Avon UK partners with Changing Faces to change perceptions around visible differences

Avon UK has proudly announced a partnership with Changing Faces, the nation’s leading charity for everyone who has a mark, scar or condition that makes them look different.

Following Avon UK’s support for Changing Faces’ #PledgeToBeSeen as part its global stand4her programme which aims to improve the lives of 100 million women each year, the organisations are now formally joining forces. Avon UK will feature more models with a visible difference in its campaigns and co-fund Changing Faces’ support and information line.

The partnership launched on Face Equality Day, a special day of celebration and action which helps to give a voice to more people with a visible difference and to change people’s perceptions so no matter how your face or body looks, you’re treated equally. As part of its 60-year anniversary campaign later this year Avon UK will feature plane crash survivor Tulsi Vagjiani who sustained second and third degree burns to 45% of her face and body. She was bullied about how she looked which affected her mental health.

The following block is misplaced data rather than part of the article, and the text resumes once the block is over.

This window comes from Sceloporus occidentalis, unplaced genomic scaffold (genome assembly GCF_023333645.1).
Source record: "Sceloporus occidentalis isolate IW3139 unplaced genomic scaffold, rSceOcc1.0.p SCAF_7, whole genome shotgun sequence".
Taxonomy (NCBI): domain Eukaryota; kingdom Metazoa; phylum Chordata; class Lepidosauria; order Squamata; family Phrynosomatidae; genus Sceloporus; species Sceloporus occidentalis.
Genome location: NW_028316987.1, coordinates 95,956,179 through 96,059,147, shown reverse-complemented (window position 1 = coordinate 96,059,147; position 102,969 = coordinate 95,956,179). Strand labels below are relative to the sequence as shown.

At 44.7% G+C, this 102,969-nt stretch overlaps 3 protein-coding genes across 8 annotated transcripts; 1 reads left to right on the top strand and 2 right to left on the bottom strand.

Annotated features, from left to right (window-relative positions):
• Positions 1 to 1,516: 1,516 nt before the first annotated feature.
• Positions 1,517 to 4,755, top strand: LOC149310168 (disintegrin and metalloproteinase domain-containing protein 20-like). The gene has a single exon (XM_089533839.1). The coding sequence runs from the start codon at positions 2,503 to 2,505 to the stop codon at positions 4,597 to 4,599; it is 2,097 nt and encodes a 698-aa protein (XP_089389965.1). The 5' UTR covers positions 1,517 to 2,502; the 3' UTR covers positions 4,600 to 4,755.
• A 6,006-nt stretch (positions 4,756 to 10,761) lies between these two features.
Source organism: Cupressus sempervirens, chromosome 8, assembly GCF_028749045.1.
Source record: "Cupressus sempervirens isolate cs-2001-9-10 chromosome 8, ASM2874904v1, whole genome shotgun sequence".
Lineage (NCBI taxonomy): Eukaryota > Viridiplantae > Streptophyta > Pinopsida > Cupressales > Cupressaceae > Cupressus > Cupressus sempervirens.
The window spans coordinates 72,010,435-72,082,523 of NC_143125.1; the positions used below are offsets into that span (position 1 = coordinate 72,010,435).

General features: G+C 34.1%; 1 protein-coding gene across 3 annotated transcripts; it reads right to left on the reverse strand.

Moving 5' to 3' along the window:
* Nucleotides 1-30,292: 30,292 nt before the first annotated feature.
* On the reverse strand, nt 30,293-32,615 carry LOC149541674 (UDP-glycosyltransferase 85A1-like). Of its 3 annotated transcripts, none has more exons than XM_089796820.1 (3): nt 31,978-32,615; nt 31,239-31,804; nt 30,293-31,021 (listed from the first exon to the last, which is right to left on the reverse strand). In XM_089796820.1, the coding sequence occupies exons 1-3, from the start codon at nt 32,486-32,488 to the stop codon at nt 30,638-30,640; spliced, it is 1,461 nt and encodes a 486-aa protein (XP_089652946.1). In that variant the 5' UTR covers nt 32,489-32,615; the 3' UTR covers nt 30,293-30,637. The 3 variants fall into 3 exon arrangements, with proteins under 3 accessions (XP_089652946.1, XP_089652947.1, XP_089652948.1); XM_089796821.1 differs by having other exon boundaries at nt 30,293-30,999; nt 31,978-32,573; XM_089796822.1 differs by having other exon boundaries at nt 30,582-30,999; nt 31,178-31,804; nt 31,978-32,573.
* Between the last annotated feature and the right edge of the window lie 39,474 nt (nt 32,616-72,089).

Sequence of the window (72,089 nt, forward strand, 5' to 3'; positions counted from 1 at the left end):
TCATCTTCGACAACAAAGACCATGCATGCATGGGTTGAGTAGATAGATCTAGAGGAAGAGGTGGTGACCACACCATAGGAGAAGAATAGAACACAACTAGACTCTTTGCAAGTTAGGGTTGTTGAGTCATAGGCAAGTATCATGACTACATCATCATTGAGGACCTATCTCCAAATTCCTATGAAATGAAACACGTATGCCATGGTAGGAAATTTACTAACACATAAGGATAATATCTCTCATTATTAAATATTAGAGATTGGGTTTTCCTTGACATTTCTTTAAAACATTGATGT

Sadly, Tulsi’s experience isn’t unique. Research released by Changes Faces* this week clearly demonstrated the need for change. It revealed that approximately one in three people (29%) reported feeling depressed, sad or anxious as a result of having a visible difference like a birth mark or scar. Almost a quarter (23%) say they feel self-conscious or embarrassed going out in public because of their visible difference.

Avon is committed to championing the power of beauty and together Avon and Changing faces will work to ensure people who look different have the freedom to express themselves and are visible across fashion and beauty campaigns.

Avon was the first beauty brand to sign up to Changing Faces’ pledge to feature more people with a visible difference in its campaigns and in March,Avon UK’s ‘Perfect Nudes’ campaign featured Changing Faces ambassador Catrin Pugh, who suffered 96% burns in a coach accident.

To be a part of a beauty campaign that challenges traditional beauty stereotypes, and the stigma around ‘looking different’ is so refreshing. For people with a visible difference, the beauty counter can be an intimidating place to go. I want to send out the message that it’s ok to be different, and that true beauty is about being proud to be yourself.”

 

Catrin Pugh